The Scottish Affairs Committee hears from community groups, local authorities and business representatives as it continues its Digital Connectivity in Scotland inquiry with an evidence session at the University of Aberdeen.
Only 40% Scotland covered by all mobile operators
Digital connectivity has become an essential part of modern life; it is now considered an important everyday utility and a key driver of economic growth. The UK and Scottish Governments have both said they are committed to ensuring digital connectivity across Scotland through their respective digital policies.
Ofcom's latest figures show that Scotland's mobile and broadband coverage has increased in recent years, but there are still 6% of premises which struggle to get 10 Mbps download speeds and only 40% of Scotland's landmass is covered by all mobile phone operators.
In the second session of its inquiry, the Committee will hear about current broadband and mobile coverage in Scotland, and the impact this has on the rural economy, local communities and businesses. The Committee will also look at the role of local authorities in supporting broadband delivery.
Monday 5 February 2018, University of Aberdeen
From 10.30am - Community groups
- Amanda Burgauer, Chair, Scottish Rural Action
- Callum Hay, Acting Chairperson, Borders Community Broadband
- Alison MacLeod, Local Development Officer, Applecross Community Company
From 11.15am - Local authorities
- Councillor Margaret Davidson, Leader of Highland Council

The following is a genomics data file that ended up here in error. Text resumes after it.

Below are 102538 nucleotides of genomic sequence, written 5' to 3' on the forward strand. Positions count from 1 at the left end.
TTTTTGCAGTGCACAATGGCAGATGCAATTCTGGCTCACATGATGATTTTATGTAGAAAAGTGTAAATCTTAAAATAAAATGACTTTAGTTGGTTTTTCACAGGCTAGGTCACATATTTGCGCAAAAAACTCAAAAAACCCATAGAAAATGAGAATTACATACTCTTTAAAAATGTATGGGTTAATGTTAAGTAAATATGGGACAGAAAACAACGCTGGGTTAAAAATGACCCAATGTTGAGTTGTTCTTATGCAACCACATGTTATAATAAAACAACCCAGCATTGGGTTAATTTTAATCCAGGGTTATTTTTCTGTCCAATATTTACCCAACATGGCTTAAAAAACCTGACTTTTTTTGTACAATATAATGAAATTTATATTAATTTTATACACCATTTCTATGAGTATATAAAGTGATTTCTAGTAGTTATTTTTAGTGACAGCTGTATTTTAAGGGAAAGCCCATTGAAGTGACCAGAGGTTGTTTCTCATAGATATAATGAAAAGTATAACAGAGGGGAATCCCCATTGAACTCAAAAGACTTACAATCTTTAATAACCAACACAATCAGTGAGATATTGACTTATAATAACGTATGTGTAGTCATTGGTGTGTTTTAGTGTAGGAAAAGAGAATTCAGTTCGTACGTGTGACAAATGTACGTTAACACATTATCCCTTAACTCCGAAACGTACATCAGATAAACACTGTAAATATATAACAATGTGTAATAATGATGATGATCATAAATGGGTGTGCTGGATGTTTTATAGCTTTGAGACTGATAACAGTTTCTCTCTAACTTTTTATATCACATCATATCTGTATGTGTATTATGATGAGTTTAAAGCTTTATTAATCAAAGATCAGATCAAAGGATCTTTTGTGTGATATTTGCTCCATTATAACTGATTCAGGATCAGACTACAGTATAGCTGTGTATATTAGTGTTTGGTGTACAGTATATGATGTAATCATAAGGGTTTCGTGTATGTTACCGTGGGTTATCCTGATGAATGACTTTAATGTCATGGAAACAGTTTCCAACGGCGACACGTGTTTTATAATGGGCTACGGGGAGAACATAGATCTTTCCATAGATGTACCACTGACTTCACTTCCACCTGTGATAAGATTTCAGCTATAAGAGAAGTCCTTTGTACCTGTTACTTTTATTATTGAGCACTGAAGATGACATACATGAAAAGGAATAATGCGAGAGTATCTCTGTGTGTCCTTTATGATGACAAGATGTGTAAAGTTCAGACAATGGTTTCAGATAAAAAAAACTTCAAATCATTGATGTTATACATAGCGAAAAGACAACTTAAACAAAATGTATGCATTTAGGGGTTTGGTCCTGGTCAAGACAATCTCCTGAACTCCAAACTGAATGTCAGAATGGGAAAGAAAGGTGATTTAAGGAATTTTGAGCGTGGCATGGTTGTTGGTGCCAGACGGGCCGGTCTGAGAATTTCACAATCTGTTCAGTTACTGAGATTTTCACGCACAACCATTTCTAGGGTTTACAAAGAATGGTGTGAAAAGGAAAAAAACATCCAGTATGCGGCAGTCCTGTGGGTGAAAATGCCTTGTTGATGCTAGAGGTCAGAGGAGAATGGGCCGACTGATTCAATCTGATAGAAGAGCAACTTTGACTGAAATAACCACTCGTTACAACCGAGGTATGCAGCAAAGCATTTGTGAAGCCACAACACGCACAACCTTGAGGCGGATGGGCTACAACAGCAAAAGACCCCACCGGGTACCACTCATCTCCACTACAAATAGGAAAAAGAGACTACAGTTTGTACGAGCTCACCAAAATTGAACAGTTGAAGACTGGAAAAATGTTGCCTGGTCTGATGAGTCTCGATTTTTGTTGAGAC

- Robert Emmott, Director of Finance at Comhairle nan Eliean Siar and Member of Infrastructure Action Plan Portfolio Board
- Simon Haston, Head of IT, Aberdeen City Council
- Councillor Steven Heddle, Chair of the Environment and Economy Board, COSLA
From 12 noon - Business representatives
- Hugh Aitken, Former Regional Director, CBI Scotland
- Stuart Mackinnon, External Affairs Manager – Scotland, Federation of Small Businesses
- Charandeep Singh, Head of External Relations, Scottish Chambers of Commerce
Committee Chair Pete Wishart said:
"In the first session of our inquiry examining digital connectivity, we heard from a range of consumer groups, technology and policy experts about current levels of broadband and mobile availability in Scotland, and how barriers to greater coverage might be overcome.
We look forward to visiting Aberdeen to continue our examination of the issues involved, particularly the impact that slow speeds and poor mobile coverage have on rural communities, and Scottish businesses.
We will also explore the role of local authorities and community projects, and what partnerships might be developed to address these challenges."